Australia tourist visa guide for Indians
Grant Notification: [My passport number]
That was the subject of the email I received from the department of immigration and border protection of the Australian government.
I did a heels-click jump in my mind. That was pretty quick. Eight days, to be precise when they had told me it would take around 15 working days for them to process my visa.
Here’s how I went about applying for the Australian tourist visa.
VFS handles the Australian visa process and I paid them a visit some days before I planned to submit my application. They directed me to a room a girl sat behind a glass window apparently ready to answer all my questions.
“Hello!” I started. “The info wasn’t quite clear on the website. What are the documents I need to submit for a tourist visa application?”
“There are no specified documents. You can submit whatever you want,” she replied.
“But surely, there must be some documents that are absolutely necessary?”
“There are no specified documents. You can submit whatever you want,” she repeated like clockwork.
“So, you’re saying I don’t even need to submit an application form?” I was going crazy.
“That, you will need sir.”
“And flight tickets?”
“That should be helpful too!”
I couldn’t believe it! Why wouldn’t she say this in the first place?! “Is there any other document that the visa department will find useful?”
“If you want, I could give you an application form and a document checklist,” she said.
There was an actual checklist and I have no clue why I had to prod her for so long to unearth that.
She handed me those two in a minute. The checklist was a full three printed pages! I later dug it out online. Here’s the link to it.
The checklist mentioned notarised copies of all the pages of the current passport. But the girl said VFS could certify them at the rate of INR10 a page. I decided that should be easier. The checklist also mentioned a 45mmX35mm passport sized photograph. But there was no mention of the size of the face.
The visa fees was INR7,700 and I had to submit a demand draft on behalf of “Australian High Commission” payable in New Delhi. VFS charges INR910 for their services.
The rest was pretty easy to understand.
One thing I find irritating about VFS is that despite being this big company partnering with so many governments around the world, they make it plainly obvious every time that they are just another middleman perpetually looking for a bigger cut than already promised.
When I was applying for my Canada visa in 2013, they had tried to reject my photograph on the pretext that the background wasn’t white and wanted me to have my picture clicked at their facility at an exorbitant price. When I pointed out that the official website mentioned a “light” background and not necessarily a “white” background, they went on the defensive and said they’d send it if I insisted, but they wouldn’t take responsibility if it was rejected (they are not responsible for anything anyway!). I asked them to ahead with it and I had no problems getting the visa.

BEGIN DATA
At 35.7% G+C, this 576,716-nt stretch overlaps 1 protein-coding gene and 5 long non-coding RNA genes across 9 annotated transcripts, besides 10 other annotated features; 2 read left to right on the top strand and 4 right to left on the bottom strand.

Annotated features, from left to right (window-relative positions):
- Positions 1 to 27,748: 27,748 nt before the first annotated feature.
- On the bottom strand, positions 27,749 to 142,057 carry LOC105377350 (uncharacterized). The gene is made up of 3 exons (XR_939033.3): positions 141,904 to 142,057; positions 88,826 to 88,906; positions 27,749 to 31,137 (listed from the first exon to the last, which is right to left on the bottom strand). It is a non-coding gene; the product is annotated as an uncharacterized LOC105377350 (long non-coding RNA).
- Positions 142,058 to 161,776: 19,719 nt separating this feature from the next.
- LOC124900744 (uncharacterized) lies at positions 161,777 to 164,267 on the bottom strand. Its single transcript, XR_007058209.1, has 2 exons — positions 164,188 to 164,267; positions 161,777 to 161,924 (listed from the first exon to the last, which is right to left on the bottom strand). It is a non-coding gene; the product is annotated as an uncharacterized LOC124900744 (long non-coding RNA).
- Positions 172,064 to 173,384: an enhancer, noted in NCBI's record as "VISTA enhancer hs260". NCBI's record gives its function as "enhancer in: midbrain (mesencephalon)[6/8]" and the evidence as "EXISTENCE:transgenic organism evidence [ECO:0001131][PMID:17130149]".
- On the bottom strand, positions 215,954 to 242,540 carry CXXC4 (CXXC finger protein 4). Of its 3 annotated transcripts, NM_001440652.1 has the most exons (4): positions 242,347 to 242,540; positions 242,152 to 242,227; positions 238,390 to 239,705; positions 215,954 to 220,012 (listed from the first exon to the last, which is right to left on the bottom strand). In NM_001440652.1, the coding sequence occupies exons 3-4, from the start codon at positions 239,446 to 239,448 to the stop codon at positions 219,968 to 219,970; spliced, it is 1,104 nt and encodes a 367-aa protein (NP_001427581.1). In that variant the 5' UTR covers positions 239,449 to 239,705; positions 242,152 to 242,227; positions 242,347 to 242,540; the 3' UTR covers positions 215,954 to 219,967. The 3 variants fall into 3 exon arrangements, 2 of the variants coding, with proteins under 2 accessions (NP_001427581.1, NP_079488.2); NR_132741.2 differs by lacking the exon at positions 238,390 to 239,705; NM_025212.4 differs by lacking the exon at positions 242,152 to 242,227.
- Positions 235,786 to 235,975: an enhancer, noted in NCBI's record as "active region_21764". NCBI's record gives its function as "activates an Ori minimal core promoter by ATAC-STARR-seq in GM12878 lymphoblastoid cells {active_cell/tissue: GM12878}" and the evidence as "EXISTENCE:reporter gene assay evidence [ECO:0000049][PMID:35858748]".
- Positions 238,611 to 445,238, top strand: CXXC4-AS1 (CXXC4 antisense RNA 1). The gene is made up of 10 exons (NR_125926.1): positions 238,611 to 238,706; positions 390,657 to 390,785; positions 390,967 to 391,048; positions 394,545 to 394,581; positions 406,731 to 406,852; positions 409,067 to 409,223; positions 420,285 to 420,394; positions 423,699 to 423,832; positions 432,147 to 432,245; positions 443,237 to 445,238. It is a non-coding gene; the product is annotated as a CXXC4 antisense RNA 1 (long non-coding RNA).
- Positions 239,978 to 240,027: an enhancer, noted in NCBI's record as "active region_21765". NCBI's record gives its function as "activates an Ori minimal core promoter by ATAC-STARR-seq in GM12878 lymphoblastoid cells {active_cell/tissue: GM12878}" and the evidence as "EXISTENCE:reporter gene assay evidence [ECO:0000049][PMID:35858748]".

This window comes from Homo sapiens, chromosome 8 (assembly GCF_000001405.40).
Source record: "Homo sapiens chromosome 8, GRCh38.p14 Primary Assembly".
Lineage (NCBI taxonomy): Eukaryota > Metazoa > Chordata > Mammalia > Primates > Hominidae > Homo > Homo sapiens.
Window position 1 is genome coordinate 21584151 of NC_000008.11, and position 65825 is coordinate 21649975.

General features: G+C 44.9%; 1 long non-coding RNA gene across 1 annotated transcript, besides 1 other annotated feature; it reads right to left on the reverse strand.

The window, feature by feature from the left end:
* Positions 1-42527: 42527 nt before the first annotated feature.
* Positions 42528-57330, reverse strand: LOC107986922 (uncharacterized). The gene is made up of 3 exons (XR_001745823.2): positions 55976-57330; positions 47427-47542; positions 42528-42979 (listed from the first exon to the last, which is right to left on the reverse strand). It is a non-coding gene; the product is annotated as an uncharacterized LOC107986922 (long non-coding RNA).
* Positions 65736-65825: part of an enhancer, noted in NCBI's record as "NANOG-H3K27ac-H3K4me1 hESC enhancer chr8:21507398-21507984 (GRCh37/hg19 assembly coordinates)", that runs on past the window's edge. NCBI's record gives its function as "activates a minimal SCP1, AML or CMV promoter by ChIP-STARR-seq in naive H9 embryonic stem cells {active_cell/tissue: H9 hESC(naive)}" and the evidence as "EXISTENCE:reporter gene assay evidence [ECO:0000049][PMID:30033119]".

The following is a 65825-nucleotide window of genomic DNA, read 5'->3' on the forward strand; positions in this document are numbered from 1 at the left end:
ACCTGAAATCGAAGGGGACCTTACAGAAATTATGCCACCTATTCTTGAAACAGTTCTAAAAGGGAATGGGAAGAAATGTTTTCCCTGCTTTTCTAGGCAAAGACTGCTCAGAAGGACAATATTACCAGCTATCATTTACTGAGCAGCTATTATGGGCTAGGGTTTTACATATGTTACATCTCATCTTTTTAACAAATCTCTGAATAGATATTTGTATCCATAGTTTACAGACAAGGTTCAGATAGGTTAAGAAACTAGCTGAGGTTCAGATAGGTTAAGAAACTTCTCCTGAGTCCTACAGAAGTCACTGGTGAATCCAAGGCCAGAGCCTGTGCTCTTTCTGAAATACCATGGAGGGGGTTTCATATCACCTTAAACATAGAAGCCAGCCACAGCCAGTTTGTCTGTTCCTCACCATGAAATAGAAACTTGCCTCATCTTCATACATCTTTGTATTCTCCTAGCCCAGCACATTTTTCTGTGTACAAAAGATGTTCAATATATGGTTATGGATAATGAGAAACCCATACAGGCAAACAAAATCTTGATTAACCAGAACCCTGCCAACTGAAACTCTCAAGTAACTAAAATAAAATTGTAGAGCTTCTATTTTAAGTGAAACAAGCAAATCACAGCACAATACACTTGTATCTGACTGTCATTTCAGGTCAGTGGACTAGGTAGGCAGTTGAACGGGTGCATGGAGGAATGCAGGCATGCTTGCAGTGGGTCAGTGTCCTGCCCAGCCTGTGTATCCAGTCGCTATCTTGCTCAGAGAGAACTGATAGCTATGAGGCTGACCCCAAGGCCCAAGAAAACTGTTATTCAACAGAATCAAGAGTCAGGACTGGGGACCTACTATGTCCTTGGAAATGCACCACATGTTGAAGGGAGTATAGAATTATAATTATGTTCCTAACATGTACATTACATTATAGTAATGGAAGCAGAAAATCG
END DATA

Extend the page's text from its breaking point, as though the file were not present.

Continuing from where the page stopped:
Over the next few days, I arranged all the required documents for my current application. Here’s what I got together:
- Filled in Form No. 1419 (Application for a Visitor visa- Tourist stream)
- A demand draft on behalf of AUSTRALIAN HIGH COMMISSION for INR7,700 payable in New Delhi
- Photocopies of all printed pages of my passport
- Photocopy of my birth certificate
- A 45mmX35mm passport sized photograph glued to the form
- My plane tickets
- A simple itinerary mentioning rough dates and the places I wanted to visit
- My bank statement showing enough money to cover for my trip
- Photocopies of my income tex returns of the past three years
- Proof of investments I have made in my home country
- Letter from my employer confirming that I am an employee of the firm and have been granted leave
- Copies of my payslips of the past three months
- Travel insurance
Armed with all this, I turned up at the VFS office again on a late December morning and said hi to the same girl again. She inspected my documents and said I had missed photocopying one page of my passport and I could do it from them. So I did, at, of course, double the regular charge from elsewhere. Once this problem was fixed, she proceeded to peel off my passport sized photograph I had pasted in the application form, saying the face had to be 80 per cent of the photograph and mine was too small.
This was mentioned nowhere and I still wonder if she just made it up or if VFS trains its employees to squeeze whatever extra money they can from clients. I could, of course, use their facilities and get a zoomed-in version of that photograph. However, I had a couple of photographs of the kind she wanted and handed them over.
I paid the VFS service charge and the passport page notarising fee at the counter and I was done. She checked all my documents, handed me the receipt and said the visa should land in my email in 15 working days. She didn’t even keep my passport.
I was a little surprised that the visa wouldn’t be pasted in my passport. But then I came back and read it up. You can find the details here.
I got the email after eight days.
Australia, here I come!